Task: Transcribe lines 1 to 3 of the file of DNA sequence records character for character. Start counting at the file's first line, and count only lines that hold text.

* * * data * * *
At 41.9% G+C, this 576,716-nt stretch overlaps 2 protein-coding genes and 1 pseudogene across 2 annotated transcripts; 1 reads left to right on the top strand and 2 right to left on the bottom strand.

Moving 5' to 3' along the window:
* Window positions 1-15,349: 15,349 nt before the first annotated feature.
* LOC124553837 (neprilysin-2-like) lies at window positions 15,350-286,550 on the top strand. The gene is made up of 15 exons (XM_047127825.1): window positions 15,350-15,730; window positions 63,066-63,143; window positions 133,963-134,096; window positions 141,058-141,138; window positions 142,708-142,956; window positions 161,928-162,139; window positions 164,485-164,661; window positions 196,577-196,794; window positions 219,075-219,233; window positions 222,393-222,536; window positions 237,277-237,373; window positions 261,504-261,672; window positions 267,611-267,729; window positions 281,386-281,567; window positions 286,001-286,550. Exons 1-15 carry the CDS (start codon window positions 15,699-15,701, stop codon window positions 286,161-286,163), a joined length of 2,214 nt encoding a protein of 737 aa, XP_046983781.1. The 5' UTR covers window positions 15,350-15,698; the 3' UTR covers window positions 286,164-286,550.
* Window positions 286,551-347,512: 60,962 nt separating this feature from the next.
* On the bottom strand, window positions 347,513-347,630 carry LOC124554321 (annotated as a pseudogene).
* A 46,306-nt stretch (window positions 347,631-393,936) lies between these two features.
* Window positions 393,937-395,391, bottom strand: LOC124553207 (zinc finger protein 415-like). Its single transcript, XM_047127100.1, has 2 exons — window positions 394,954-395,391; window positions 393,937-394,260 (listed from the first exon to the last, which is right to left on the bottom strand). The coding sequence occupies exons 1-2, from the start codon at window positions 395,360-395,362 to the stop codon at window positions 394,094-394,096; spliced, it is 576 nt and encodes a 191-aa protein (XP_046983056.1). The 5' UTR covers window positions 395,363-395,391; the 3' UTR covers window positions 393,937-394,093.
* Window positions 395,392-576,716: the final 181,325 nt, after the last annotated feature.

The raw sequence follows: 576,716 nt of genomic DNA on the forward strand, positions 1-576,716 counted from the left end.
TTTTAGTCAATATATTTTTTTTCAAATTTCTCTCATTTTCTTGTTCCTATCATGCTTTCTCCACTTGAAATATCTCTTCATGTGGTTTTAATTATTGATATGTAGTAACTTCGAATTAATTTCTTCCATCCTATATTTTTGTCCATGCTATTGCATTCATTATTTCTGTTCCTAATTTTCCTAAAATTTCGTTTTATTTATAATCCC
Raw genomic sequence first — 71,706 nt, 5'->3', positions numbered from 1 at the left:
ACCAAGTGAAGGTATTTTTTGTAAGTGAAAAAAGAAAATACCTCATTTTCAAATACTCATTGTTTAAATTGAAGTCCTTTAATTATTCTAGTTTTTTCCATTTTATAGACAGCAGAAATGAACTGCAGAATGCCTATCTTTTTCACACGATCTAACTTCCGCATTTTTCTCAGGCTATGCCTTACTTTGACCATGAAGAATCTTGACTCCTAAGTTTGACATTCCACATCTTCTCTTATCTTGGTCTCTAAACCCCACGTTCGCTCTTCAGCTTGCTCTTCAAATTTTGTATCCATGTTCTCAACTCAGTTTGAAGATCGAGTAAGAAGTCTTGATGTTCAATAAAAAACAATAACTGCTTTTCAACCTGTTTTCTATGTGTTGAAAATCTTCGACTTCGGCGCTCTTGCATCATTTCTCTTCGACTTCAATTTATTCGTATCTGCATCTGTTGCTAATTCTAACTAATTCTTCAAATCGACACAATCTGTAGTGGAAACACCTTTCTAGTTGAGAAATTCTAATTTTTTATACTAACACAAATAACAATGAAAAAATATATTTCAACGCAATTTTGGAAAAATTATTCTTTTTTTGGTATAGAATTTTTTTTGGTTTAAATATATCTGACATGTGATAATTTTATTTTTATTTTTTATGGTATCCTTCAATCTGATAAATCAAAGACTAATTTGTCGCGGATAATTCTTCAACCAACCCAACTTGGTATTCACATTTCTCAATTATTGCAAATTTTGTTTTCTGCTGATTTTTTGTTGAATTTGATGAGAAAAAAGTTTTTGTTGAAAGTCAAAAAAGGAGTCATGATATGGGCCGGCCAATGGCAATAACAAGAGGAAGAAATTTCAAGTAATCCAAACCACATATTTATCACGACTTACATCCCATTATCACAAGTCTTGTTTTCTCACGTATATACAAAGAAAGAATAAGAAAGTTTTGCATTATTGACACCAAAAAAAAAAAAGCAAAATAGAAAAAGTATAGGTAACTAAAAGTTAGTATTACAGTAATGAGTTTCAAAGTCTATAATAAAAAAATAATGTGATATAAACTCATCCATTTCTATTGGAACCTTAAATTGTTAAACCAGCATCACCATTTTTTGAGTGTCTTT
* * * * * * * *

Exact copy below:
At 41.9% G+C, this 576,716-nt stretch overlaps 2 protein-coding genes and 1 pseudogene across 2 annotated transcripts; 1 reads left to right on the top strand and 2 right to left on the bottom strand.

Moving 5' to 3' along the window:
* Window positions 1-15,349: 15,349 nt before the first annotated feature.